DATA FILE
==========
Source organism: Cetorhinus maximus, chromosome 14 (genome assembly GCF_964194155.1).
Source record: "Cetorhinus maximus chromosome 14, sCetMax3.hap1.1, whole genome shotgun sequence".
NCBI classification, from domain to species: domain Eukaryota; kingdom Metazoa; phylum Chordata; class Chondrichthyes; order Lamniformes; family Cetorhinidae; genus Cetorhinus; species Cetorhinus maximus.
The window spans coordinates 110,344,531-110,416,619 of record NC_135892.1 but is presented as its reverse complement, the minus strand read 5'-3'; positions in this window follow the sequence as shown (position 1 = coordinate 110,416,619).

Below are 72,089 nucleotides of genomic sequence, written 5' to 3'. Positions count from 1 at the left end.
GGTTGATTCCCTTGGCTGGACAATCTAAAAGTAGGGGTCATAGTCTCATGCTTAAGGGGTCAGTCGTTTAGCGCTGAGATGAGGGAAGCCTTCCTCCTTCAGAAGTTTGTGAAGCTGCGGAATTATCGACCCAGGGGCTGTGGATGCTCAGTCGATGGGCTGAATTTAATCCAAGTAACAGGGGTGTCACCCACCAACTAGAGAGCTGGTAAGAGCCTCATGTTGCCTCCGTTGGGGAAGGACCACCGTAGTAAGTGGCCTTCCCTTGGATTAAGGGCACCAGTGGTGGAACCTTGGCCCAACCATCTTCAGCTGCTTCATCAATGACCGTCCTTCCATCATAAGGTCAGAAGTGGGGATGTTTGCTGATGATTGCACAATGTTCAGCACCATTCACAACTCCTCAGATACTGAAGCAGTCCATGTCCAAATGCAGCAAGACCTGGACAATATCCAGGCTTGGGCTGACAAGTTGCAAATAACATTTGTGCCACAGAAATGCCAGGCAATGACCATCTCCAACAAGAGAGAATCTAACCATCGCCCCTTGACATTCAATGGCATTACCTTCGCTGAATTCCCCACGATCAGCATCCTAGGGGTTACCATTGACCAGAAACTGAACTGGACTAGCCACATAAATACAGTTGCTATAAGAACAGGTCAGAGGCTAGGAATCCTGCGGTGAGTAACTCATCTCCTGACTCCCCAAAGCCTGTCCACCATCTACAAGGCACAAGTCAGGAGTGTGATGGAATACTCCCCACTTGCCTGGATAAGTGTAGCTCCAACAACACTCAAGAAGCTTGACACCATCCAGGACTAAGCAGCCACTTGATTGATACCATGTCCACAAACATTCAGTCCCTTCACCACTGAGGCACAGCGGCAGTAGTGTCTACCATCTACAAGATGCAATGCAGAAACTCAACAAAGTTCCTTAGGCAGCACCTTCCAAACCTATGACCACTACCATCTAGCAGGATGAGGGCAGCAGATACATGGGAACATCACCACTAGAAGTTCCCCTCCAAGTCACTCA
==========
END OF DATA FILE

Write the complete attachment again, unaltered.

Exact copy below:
Source organism: Cetorhinus maximus, chromosome 14 (genome assembly GCF_964194155.1).
Source record: "Cetorhinus maximus chromosome 14, sCetMax3.hap1.1, whole genome shotgun sequence".
NCBI classification, from domain to species: domain Eukaryota; kingdom Metazoa; phylum Chordata; class Chondrichthyes; order Lamniformes; family Cetorhinidae; genus Cetorhinus; species Cetorhinus maximus.
The window spans coordinates 110,344,531-110,416,619 of record NC_135892.1 but is presented as its reverse complement, the minus strand read 5'-3'; positions in this window follow the sequence as shown (position 1 = coordinate 110,416,619).

Below are 72,089 nucleotides of genomic sequence, written 5' to 3'. Positions count from 1 at the left end.
GGTTGATTCCCTTGGCTGGACAATCTAAAAGTAGGGGTCATAGTCTCATGCTTAAGGGGTCAGTCGTTTAGCGCTGAGATGAGGGAAGCCTTCCTCCTTCAGAAGTTTGTGAAGCTGCGGAATTATCGACCCAGGGGCTGTGGATGCTCAGTCGATGGGCTGAATTTAATCCAAGTAACAGGGGTGTCACCCACCAACTAGAGAGCTGGTAAGAGCCTCATGTTGCCTCCGTTGGGGAAGGACCACCGTAGTAAGTGGCCTTCCCTTGGATTAAGGGCACCAGTGGTGGAACCTTGGCCCAACCATCTTCAGCTGCTTCATCAATGACCGTCCTTCCATCATAAGGTCAGAAGTGGGGATGTTTGCTGATGATTGCACAATGTTCAGCACCATTCACAACTCCTCAGATACTGAAGCAGTCCATGTCCAAATGCAGCAAGACCTGGACAATATCCAGGCTTGGGCTGACAAGTTGCAAATAACATTTGTGCCACAGAAATGCCAGGCAATGACCATCTCCAACAAGAGAGAATCTAACCATCGCCCCTTGACATTCAATGGCATTACCTTCGCTGAATTCCCCACGATCAGCATCCTAGGGGTTACCATTGACCAGAAACTGAACTGGACTAGCCACATAAATACAGTTGCTATAAGAACAGGTCAGAGGCTAGGAATCCTGCGGTGAGTAACTCATCTCCTGACTCCCCAAAGCCTGTCCACCATCTACAAGGCACAAGTCAGGAGTGTGATGGAATACTCCCCACTTGCCTGGATAAGTGTAGCTCCAACAACACTCAAGAAGCTTGACACCATCCAGGACTAAGCAGCCACTTGATTGATACCATGTCCACAAACATTCAGTCCCTTCACCACTGAGGCACAGCGGCAGTAGTGTCTACCATCTACAAGATGCAATGCAGAAACTCAACAAAGTTCCTTAGGCAGCACCTTCCAAACCTATGACCACTACCATCTAGCAGGATGAGGGCAGCAGATACATGGGAACATCACCACTAGAAGTTCCCCTCCAAGTCACTCA